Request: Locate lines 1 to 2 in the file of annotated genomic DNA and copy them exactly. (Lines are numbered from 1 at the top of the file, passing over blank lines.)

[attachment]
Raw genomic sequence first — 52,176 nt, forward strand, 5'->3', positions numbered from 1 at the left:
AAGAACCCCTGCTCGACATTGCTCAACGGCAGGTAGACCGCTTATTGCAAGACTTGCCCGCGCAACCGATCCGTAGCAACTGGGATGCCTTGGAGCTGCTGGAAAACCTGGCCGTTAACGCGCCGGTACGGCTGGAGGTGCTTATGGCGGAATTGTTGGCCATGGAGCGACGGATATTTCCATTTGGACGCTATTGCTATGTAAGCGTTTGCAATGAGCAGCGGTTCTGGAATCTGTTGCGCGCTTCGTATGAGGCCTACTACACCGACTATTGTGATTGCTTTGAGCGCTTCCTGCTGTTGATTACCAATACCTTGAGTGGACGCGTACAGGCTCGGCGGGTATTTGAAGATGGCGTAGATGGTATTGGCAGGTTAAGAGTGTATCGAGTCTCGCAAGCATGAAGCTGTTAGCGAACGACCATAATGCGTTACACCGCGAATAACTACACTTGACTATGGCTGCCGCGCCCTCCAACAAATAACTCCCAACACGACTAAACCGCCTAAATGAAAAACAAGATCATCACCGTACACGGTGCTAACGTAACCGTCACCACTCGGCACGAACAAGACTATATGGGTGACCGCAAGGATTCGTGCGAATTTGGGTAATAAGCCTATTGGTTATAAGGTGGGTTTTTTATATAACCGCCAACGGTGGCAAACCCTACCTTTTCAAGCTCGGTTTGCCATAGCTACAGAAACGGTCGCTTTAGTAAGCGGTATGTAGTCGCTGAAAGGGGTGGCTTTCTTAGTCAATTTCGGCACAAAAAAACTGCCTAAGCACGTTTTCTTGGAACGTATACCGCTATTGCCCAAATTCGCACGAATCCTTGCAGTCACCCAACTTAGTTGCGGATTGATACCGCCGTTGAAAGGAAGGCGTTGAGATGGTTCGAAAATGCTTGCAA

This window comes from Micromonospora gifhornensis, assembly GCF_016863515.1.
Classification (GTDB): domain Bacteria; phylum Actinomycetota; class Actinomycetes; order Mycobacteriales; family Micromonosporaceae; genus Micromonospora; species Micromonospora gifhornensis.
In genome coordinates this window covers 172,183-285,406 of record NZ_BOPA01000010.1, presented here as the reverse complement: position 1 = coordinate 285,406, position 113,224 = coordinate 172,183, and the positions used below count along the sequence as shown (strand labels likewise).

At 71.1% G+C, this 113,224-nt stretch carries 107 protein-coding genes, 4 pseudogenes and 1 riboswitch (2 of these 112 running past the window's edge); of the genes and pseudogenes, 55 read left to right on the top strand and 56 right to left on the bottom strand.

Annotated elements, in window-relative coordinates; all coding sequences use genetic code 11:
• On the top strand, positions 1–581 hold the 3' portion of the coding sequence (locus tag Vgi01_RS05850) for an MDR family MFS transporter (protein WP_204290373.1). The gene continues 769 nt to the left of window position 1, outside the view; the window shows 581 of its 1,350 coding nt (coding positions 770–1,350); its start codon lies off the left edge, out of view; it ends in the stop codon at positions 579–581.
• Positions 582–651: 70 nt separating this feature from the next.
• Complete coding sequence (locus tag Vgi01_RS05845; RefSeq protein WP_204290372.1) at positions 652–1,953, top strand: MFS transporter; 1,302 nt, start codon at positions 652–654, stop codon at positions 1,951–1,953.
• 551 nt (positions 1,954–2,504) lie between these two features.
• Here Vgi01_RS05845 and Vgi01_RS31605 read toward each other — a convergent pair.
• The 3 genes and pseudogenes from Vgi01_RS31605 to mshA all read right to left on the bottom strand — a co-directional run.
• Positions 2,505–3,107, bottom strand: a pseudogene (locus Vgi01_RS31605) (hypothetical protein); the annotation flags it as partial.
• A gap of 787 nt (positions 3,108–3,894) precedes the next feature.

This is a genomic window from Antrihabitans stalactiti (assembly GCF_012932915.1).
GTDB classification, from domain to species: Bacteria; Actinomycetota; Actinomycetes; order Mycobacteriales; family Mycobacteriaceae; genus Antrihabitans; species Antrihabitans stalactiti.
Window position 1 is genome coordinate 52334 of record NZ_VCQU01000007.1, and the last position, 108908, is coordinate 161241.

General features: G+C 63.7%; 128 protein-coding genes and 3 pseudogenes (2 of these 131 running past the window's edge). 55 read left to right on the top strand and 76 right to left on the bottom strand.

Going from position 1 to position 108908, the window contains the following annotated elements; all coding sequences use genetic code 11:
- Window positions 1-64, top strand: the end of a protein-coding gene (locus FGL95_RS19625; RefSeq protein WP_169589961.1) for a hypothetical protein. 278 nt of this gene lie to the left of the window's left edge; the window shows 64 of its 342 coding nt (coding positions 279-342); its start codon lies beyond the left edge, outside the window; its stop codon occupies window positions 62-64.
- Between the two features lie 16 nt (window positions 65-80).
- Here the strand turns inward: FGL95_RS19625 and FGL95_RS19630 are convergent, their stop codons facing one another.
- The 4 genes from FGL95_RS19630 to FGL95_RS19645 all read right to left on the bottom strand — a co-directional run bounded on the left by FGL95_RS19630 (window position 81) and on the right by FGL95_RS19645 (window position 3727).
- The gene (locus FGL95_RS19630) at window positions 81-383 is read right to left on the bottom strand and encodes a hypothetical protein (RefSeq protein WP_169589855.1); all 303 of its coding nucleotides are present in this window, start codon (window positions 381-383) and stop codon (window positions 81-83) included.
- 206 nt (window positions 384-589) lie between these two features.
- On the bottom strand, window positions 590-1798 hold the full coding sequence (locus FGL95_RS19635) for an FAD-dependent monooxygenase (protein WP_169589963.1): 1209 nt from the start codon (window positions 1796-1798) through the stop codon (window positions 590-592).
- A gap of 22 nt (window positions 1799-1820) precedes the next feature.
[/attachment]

Raw genomic sequence first — 52,176 nt, forward strand, 5'->3', positions numbered from 1 at the left:
AAGAACCCCTGCTCGACATTGCTCAACGGCAGGTAGACCGCTTATTGCAAGACTTGCCCGCGCAACCGATCCGTAGCAACTGGGATGCCTTGGAGCTGCTGGAAAACCTGGCCGTTAACGCGCCGGTACGGCTGGAGGTGCTTATGGCGGAATTGTTGGCCATGGAGCGACGGATATTTCCATTTGGACGCTATTGCTATGTAAGCGTTTGCAATGAGCAGCGGTTCTGGAATCTGTTGCGCGCTTCGTATGAGGCCTACTACACCGACTATTGTGATTGCTTTGAGCGCTTCCTGCTGTTGATTACCAATACCTTGAGTGGACGCGTACAGGCTCGGCGGGTATTTGAAGATGGCGTAGATGGTATTGGCAGGTTAAGAGTGTATCGAGTCTCGCAAGCATGAAGCTGTTAGCGAACGACCATAATGCGTTACACCGCGAATAACTACACTTGACTATGGCTGCCGCGCCCTCCAACAAATAACTCCCAACACGACTAAACCGCCTAAATGAAAAACAAGATCATCACCGTACACGGTGCTAACGTAACCGTCACCACTCGGCACGAACAAGACTATATGGGTGACCGCAAGGATTCGTGCGAATTTGGGTAATAAGCCTATTGGTTATAAGGTGGGTTTTTTATATAACCGCCAACGGTGGCAAACCCTACCTTTTCAAGCTCGGTTTGCCATAGCTACAGAAACGGTCGCTTTAGTAAGCGGTATGTAGTCGCTGAAAGGGGTGGCTTTCTTAGTCAATTTCGGCACAAAAAAACTGCCTAAGCACGTTTTCTTGGAACGTATACCGCTATTGCCCAAATTCGCACGAATCCTTGCAGTCACCCAACTTAGTTGCGGATTGATACCGCCGTTGAAAGGAAGGCGTTGAGATGGTTCGAAAATGCTTGCAA